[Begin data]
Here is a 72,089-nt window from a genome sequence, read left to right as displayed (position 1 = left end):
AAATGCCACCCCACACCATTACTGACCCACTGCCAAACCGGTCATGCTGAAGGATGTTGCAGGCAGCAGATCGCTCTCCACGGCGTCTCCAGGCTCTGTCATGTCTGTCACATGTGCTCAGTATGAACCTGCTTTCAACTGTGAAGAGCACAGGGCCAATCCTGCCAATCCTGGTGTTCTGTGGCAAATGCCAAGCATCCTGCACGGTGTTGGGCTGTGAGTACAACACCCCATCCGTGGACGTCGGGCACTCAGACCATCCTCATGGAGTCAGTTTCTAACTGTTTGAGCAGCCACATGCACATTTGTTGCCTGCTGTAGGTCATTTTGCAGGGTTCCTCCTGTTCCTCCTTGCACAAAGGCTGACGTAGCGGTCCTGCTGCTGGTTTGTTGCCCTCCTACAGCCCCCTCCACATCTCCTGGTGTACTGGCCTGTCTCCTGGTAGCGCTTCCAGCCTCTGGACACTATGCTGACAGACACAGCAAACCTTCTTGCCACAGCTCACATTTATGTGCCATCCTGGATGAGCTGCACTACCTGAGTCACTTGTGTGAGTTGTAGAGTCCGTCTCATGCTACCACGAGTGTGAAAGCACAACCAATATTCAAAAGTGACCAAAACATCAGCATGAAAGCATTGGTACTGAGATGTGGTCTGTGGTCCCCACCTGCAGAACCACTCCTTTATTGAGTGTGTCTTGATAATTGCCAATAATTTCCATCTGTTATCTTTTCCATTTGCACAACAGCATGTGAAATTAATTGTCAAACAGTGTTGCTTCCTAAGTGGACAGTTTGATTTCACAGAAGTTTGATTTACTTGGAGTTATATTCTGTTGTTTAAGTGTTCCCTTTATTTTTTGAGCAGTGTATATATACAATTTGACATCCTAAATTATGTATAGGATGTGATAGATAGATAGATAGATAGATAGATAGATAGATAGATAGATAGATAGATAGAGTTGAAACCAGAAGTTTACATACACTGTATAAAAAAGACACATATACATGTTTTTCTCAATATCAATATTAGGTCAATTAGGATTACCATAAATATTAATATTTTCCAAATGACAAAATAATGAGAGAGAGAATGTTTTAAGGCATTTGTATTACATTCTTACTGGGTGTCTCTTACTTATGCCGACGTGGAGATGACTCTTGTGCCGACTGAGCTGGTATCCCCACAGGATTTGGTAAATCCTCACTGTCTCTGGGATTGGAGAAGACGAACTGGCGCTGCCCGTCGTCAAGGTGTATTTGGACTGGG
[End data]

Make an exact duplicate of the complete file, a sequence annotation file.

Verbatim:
Here is a 72,089-nt window from a genome sequence, read left to right as displayed (position 1 = left end):
AAATGCCACCCCACACCATTACTGACCCACTGCCAAACCGGTCATGCTGAAGGATGTTGCAGGCAGCAGATCGCTCTCCACGGCGTCTCCAGGCTCTGTCATGTCTGTCACATGTGCTCAGTATGAACCTGCTTTCAACTGTGAAGAGCACAGGGCCAATCCTGCCAATCCTGGTGTTCTGTGGCAAATGCCAAGCATCCTGCACGGTGTTGGGCTGTGAGTACAACACCCCATCCGTGGACGTCGGGCACTCAGACCATCCTCATGGAGTCAGTTTCTAACTGTTTGAGCAGCCACATGCACATTTGTTGCCTGCTGTAGGTCATTTTGCAGGGTTCCTCCTGTTCCTCCTTGCACAAAGGCTGACGTAGCGGTCCTGCTGCTGGTTTGTTGCCCTCCTACAGCCCCCTCCACATCTCCTGGTGTACTGGCCTGTCTCCTGGTAGCGCTTCCAGCCTCTGGACACTATGCTGACAGACACAGCAAACCTTCTTGCCACAGCTCACATTTATGTGCCATCCTGGATGAGCTGCACTACCTGAGTCACTTGTGTGAGTTGTAGAGTCCGTCTCATGCTACCACGAGTGTGAAAGCACAACCAATATTCAAAAGTGACCAAAACATCAGCATGAAAGCATTGGTACTGAGATGTGGTCTGTGGTCCCCACCTGCAGAACCACTCCTTTATTGAGTGTGTCTTGATAATTGCCAATAATTTCCATCTGTTATCTTTTCCATTTGCACAACAGCATGTGAAATTAATTGTCAAACAGTGTTGCTTCCTAAGTGGACAGTTTGATTTCACAGAAGTTTGATTTACTTGGAGTTATATTCTGTTGTTTAAGTGTTCCCTTTATTTTTTGAGCAGTGTATATATACAATTTGACATCCTAAATTATGTATAGGATGTGATAGATAGATAGATAGATAGATAGATAGATAGATAGATAGATAGATAGATAGAGTTGAAACCAGAAGTTTACATACACTGTATAAAAAAGACACATATACATGTTTTTCTCAATATCAATATTAGGTCAATTAGGATTACCATAAATATTAATATTTTCCAAATGACAAAATAATGAGAGAGAGAATGTTTTAAGGCATTTGTATTACATTCTTACTGGGTGTCTCTTACTTATGCCGACGTGGAGATGACTCTTGTGCCGACTGAGCTGGTATCCCCACAGGATTTGGTAAATCCTCACTGTCTCTGGGATTGGAGAAGACGAACTGGCGCTGCCCGTCGTCAAGGTGTATTTGGACTGGG